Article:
Sometimes, individuals that do not carry automobile insurance coverage (because they do not drive) are injured by an uninsured motorist or “phantom vehicle.” The Maryland legislature has created a special fund to compensate these victims. In certain circumstances, it may be possible to make a claim against this government-managed fund when a person has been injured (or his or her property has been damaged) by the negligent act or omission of an uninsured motorist or a motorist that has fled the scene of the collision and cannot be identified.
When someone is struck by a “phantom vehicle,” the injured person must demonstrate that he or she has made all “reasonable efforts” to ascertain the identity of the motor vehicle and the owner/operator of the motor vehicle that stuck him or her, but was unsuccessful. What constitutes “reasonable efforts” is determined on a case by case basis, but Maryland courts have historically applied a much heightened standard. Generally speaking, “reasonable efforts” are the same efforts that one would expect an injured person to make if he or she knew there would be zero recovery unless he or she actually located the driver of the phantom vehicle. These efforts may include, but certainly are not limited to, interviewing all available witnesses, searching the surrounding area for the vehicle, publishing a notice in a local paper and/or hiring a private investigator.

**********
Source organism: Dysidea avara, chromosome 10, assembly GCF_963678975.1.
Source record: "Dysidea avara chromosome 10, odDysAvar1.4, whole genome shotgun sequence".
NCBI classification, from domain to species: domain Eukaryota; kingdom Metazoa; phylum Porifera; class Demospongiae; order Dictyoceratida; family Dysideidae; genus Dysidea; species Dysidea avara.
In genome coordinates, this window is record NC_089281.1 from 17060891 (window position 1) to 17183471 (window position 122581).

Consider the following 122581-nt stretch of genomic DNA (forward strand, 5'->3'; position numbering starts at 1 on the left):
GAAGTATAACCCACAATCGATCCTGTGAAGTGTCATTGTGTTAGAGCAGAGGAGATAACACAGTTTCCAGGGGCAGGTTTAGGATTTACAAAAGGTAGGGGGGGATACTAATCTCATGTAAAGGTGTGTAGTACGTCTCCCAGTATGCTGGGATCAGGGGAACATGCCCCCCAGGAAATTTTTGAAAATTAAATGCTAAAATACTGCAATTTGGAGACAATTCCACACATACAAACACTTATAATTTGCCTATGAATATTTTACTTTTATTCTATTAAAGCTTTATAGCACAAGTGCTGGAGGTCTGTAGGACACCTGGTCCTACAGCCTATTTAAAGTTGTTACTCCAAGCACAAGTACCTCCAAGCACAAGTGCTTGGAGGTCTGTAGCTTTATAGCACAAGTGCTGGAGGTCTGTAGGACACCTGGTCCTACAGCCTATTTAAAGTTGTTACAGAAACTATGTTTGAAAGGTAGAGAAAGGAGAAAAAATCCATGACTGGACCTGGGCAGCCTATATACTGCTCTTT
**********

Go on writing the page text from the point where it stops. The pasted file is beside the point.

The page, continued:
When someone is struck by a disappearing motorist or phantom vehicle, it is imperative that swift action is taken to properly preserve the rights an injured party may have. For that reason, it is important to hire an experienced trial attorney that is familiar with the statutory rules for pursuing a recovery against the fund and who has the resources to make “all reasonable efforts” to obtain the identity of the phantom vehicle.
If you have been injured by the negligence of a disappearing driver, please contact an experienced attorney at www.silvermanthompson.com for a free consultation.